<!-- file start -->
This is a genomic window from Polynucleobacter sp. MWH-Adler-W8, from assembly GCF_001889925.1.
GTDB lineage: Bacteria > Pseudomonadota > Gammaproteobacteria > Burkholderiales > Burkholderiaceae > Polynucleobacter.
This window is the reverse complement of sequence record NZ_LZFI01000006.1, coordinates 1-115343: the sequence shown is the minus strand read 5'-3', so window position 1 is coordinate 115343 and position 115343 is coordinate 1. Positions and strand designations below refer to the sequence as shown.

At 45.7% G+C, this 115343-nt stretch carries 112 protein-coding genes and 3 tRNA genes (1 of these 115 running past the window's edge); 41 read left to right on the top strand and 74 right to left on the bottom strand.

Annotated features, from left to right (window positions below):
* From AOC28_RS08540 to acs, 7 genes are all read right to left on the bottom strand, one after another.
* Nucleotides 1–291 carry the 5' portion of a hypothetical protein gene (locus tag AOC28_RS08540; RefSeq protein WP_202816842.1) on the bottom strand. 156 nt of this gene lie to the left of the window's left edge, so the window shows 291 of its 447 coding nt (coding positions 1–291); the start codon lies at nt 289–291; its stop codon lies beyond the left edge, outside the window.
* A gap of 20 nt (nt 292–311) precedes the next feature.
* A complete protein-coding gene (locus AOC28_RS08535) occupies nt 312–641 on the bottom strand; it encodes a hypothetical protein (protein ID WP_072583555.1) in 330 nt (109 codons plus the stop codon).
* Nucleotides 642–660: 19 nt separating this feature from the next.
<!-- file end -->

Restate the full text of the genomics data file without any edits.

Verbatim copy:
This is a genomic window from Polynucleobacter sp. MWH-Adler-W8, from assembly GCF_001889925.1.
GTDB lineage: Bacteria > Pseudomonadota > Gammaproteobacteria > Burkholderiales > Burkholderiaceae > Polynucleobacter.
This window is the reverse complement of sequence record NZ_LZFI01000006.1, coordinates 1-115343: the sequence shown is the minus strand read 5'-3', so window position 1 is coordinate 115343 and position 115343 is coordinate 1. Positions and strand designations below refer to the sequence as shown.

At 45.7% G+C, this 115343-nt stretch carries 112 protein-coding genes and 3 tRNA genes (1 of these 115 running past the window's edge); 41 read left to right on the top strand and 74 right to left on the bottom strand.

Annotated features, from left to right (window positions below):
* From AOC28_RS08540 to acs, 7 genes are all read right to left on the bottom strand, one after another.
* Nucleotides 1–291 carry the 5' portion of a hypothetical protein gene (locus tag AOC28_RS08540; RefSeq protein WP_202816842.1) on the bottom strand. 156 nt of this gene lie to the left of the window's left edge, so the window shows 291 of its 447 coding nt (coding positions 1–291); the start codon lies at nt 289–291; its stop codon lies beyond the left edge, outside the window.
* A gap of 20 nt (nt 292–311) precedes the next feature.
* A complete protein-coding gene (locus AOC28_RS08535) occupies nt 312–641 on the bottom strand; it encodes a hypothetical protein (protein ID WP_072583555.1) in 330 nt (109 codons plus the stop codon).
* Nucleotides 642–660: 19 nt separating this feature from the next.